Almost two years ago, I started to learn programming with Python. I had ignored coding for the longest time of my life, except for the unavoidable snippets in PHP one needs when setting up a WordPress or something similar. And of course the bumping ball in Amiga Basic back in my childhood days. But then I started working on a project for which I actually needed at least some programming skills to get things done (it’s a citizen science project called “Lingscape”, in case you’re interested). As a consequence, I started to ask a good friend of mine, who also happens to be an expert in computer science – let’s just call him Dirk –, rather stupid questions about programming. Or proposed projects that clearly exceeded my skill level. That must have been annoying for him, but at least it got me going with Python because once I had a specific goal in mind, a project I wanted to realize, I could focus on the things and skills needed in order to do so. Basically one could say that I got lured into data science by the shift in my research interest, and by Dirk of course (thanks, by the way!).

Now, after two years of trial and error, peaks and lows in motivation, efficiency, and outcome, I consider myself an avid learner, but there’s still a lot that I can’t do in Python, or even grasp sometimes (curse you, argparse!). Still, coding has become a beloved routine of mine. And according to Dirk, I can even serve as a good example for scholars in the humanities who are willing to adapt to the digital era. I write and tweak scripts to work with data in my projects, which also constantly increases my programming skills. Then, some weeks ago, I was put in a strange position: I was asked to participate in a skills training for Ph.D. students of the Digital Training Unit (DTU) in the Center for Contemporary and Digital History at the University of Luxembourg. The workshop was supposed to cover the basics of text mining and machine learning to give the students a head start for their own projects. In the context of this workshop I was asked to teach a crash course in Python. As I said before, I consider myself to be a learner still, so I thought, “how would I be able to do a tutorial like this?” Plus, there’s tons of good introductions to Python on the internet. But then I gave it a second thought. Not only would the workshop be a good opportunity to pass on the things I’ve learned so far to the next generation of learners; transforming my knowledge into something that can be taught would also be a good exercise for me. Maybe it would even an advantage to be still in the process of acquiring the language for this kind of tutorial because my programming routines are somehow fresh and permeable to beginner’s problems with coding. And I have vivid memories of all the mistakes I’ve made, all the difficulties and obscurities I had to master along the way, so maybe me teaching from a learner’s perspective would be the exact thing needed for such a workshop.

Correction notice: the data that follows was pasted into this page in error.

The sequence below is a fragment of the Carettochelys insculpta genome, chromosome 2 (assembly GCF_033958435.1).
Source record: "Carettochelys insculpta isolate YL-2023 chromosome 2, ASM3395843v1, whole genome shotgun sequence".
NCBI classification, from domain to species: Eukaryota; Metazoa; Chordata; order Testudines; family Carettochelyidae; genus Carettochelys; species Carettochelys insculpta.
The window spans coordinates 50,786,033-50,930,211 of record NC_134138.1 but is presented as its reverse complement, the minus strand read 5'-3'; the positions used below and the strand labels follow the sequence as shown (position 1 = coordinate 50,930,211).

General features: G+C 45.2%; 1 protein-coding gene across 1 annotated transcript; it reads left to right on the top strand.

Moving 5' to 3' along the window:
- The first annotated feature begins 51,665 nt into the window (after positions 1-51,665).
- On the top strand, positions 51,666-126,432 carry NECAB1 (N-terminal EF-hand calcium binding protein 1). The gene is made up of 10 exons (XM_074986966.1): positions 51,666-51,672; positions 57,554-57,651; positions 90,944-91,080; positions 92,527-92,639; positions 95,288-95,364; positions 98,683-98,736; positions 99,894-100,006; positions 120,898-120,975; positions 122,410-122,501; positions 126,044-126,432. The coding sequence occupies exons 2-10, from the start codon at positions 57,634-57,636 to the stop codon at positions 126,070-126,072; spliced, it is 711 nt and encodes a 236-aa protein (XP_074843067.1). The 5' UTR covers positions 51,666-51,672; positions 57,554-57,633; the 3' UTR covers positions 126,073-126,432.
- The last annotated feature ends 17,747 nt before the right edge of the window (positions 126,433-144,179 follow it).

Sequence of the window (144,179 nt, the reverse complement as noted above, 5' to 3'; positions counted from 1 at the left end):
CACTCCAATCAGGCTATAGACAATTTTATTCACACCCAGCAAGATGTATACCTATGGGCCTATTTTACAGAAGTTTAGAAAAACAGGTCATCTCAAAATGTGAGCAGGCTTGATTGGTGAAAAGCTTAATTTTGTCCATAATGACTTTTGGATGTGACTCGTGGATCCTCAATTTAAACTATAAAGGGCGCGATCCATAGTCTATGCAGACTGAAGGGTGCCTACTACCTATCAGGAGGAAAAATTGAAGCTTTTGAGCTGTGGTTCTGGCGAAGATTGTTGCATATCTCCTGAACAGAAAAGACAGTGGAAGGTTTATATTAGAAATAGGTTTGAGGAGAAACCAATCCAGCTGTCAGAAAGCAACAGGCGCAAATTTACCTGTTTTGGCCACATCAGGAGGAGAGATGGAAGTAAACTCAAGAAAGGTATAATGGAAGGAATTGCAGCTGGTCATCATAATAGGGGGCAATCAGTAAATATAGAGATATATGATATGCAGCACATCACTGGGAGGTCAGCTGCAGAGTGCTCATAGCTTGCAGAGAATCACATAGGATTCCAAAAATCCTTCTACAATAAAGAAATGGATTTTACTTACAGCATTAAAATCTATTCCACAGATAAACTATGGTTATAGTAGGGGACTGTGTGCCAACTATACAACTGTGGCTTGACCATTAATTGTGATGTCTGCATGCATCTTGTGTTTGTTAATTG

Of course it is not up for me to decide if I was right about this – and successful with my lecture, but I decided to take up the challenge, and I have to say that I really enjoyed preparing and teaching this tutorial, also because the digital training unit turned out to be a group of very nice and talented people. Luckily for me, I could make use of excellent existing teaching material for Python learners. Out of the many, I decided to work with two simple example programs that are part of Dirk Hovy’s tutorial “Python for linguists” that is available on Github. Not only is this tutorial well-conceived and quite accessible, these programs were also the very first lines of Python code I typed into a keyboard myself and I found them to be very useful to get an idea of the basics. On top of these exercises I decided to recommend Al Sweigart’s book “Automate the boring stuff with Python” to the students. Although I’ve come across a lot of good introductions to Python over the last years, this one I like in particular, not only because it is available for free online, but moreover because it is written for beginners without treating them as idiots.